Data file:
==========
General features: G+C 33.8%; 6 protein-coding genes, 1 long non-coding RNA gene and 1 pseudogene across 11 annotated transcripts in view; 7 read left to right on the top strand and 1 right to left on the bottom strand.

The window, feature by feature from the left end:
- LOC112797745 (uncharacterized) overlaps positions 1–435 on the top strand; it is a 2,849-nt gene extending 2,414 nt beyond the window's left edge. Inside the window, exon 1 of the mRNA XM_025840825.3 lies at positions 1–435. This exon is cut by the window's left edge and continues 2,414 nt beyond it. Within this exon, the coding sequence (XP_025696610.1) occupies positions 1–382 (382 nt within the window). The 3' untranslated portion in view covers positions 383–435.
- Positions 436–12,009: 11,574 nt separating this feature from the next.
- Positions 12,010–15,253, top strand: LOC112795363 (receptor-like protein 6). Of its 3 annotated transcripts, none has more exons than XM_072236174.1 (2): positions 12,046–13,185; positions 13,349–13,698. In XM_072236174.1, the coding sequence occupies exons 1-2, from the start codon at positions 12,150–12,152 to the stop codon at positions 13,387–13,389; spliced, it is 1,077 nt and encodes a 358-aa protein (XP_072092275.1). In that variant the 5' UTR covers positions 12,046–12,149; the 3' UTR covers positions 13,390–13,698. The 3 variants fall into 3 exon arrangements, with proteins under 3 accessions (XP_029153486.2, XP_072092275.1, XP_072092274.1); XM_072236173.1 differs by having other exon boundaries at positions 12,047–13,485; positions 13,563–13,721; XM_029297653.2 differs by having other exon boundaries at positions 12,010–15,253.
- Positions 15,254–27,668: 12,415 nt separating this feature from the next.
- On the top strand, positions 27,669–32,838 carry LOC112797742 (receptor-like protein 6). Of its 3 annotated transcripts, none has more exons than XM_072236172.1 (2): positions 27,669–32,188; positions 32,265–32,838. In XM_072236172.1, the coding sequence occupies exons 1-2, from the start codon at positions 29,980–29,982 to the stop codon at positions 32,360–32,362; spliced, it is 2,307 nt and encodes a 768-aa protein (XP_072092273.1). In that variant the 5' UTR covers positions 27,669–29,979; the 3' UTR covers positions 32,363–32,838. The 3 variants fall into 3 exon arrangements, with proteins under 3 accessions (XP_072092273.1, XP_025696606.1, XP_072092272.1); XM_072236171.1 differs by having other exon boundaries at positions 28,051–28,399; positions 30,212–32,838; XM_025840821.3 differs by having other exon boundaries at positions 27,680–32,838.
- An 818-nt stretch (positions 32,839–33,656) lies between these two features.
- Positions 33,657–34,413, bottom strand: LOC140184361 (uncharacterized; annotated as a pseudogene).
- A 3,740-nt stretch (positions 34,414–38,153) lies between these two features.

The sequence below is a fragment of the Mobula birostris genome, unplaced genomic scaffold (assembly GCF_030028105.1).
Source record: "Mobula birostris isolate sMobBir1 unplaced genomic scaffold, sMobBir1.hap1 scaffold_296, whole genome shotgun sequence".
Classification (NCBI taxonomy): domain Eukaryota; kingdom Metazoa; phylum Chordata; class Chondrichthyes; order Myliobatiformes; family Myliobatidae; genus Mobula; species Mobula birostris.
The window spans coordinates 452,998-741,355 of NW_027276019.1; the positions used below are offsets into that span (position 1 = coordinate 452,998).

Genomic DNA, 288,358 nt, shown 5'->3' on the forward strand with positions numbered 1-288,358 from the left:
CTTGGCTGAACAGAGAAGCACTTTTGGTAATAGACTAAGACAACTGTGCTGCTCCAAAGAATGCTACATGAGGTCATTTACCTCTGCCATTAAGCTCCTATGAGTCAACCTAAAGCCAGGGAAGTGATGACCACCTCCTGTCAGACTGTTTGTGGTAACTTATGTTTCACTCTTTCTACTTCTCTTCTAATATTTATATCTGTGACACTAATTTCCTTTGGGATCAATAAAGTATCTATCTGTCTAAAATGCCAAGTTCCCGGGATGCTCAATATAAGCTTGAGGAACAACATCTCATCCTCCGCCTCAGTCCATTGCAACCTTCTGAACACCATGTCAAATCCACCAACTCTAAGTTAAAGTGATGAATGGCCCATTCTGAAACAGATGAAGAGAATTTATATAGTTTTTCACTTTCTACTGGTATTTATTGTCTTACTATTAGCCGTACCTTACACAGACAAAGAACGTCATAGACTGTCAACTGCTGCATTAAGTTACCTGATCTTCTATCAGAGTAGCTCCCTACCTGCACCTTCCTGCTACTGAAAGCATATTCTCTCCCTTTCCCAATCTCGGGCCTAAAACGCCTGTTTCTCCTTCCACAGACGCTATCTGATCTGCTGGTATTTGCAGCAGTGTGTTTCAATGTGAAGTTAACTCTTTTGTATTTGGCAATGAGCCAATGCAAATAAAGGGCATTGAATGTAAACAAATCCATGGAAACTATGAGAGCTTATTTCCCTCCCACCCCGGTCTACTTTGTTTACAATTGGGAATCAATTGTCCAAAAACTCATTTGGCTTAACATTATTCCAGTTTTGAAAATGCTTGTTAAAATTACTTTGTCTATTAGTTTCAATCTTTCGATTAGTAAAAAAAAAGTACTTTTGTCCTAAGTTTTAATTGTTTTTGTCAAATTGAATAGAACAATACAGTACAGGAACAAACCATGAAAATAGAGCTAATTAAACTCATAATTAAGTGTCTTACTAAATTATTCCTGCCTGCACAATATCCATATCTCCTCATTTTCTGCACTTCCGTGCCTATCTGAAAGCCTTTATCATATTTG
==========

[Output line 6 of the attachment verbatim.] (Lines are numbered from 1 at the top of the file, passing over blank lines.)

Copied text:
- Positions 15,254–27,668: 12,415 nt separating this feature from the next.